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Meaning of Tang Soo Do

by Greg Solomon

Tang Soo Do is the name of the martial art we practice, and Moo Duk Kwan refers to the specific variation, because there are several sub-styles of Tang Soo Do.
In Korea, Tang Soo Do is actually written - and it is pronounced "dang soo do".

Interestingly enough, the Korean alphabet, known as Hangul, is a phonetic alphabet like ours, in that each symbol has a sound. This aspect of these two alphabets means you can read what the word says without ever having seen that word before.

The Japanese alphabet (called Kanji) and the Chinese alphabet are very similar in many regards. However, they are not phonetic. Instead they are based on ideograms or pictograms. These symbols convey an idea, and have a name. However, if you are shown a symbol that you haven't seen before, you are unlikely to know how to pronounce it (since these are not phonetic alphabets) but you are likely to get a good idea of what the word means, by looking at its symbolic composition.

In order to understand what Tang Soo Do means, let's examine the characters.

This character is pronounced "Dang" in Korean, "Tang" in Chinese and "Too" in Japanese. It refers to the T'ang dynasty of China.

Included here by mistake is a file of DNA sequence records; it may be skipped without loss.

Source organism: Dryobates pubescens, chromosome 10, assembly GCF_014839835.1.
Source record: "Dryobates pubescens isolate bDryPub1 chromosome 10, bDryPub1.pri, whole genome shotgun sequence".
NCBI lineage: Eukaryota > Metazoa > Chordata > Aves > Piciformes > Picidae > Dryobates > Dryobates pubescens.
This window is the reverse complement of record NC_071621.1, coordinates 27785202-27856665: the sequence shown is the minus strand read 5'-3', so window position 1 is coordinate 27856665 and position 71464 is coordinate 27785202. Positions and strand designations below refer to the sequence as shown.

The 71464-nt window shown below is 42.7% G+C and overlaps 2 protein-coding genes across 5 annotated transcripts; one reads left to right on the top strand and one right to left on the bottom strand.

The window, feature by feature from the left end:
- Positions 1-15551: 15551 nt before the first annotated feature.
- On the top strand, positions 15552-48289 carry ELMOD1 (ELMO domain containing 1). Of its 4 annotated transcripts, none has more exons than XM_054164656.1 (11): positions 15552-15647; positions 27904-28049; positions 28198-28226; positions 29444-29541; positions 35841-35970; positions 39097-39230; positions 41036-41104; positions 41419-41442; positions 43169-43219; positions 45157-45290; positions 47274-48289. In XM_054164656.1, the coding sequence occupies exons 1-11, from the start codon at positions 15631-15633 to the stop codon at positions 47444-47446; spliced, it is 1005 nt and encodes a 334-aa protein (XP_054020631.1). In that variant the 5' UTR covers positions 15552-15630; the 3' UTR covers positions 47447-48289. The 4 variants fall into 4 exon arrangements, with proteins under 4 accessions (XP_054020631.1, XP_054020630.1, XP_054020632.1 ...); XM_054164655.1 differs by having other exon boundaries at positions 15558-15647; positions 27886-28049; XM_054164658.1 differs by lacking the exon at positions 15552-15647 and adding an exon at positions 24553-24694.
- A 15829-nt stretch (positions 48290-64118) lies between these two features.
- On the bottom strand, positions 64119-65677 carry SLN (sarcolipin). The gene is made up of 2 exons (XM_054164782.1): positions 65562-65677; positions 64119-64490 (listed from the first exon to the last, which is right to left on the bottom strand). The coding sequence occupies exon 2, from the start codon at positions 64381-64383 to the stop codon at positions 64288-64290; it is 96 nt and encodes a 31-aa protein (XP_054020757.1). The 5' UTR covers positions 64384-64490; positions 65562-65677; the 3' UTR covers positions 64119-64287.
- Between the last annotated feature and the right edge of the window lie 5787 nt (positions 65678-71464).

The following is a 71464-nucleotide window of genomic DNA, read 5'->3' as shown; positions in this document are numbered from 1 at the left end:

The root of the word (the "hat", with the line that goes to the left) comes very often with signs in relation with architecture. The part inside the root is simply to suggest a certain pronunciation for the word. (In a rare composition with another Japanese character, it can be understood as "abrupt", or "to do something in an abrupt way".)

We say "su" in Korean, "shou" in Chinese, and "te" in Japanese. This is the word for "hand". (Remember, for example, that karate means "empty hand", and this is indeed the same character as you see in the Kanji text for karaTE.)
Pronounced "do" in both Korean and Japanese, and "dao" in Chinese. The simplest appropriate translation for this character is "the way". It can also be taken to mean: road-way, street, journey, teachings, etc. Note that this is the same symbol as you would see in the expressions for karate DO, juDO, kenDO, TAOism, and others.

If we break this symbol down further, the L-shaped part is usually added to words to indicate walking or movement. The inner part of the symbol means main, and hence the translation we have used above.

Tang Soo Do can therefore be translated as :

"The way of the (Chinese) empty hand"

Gregory Hart - Senior Instructor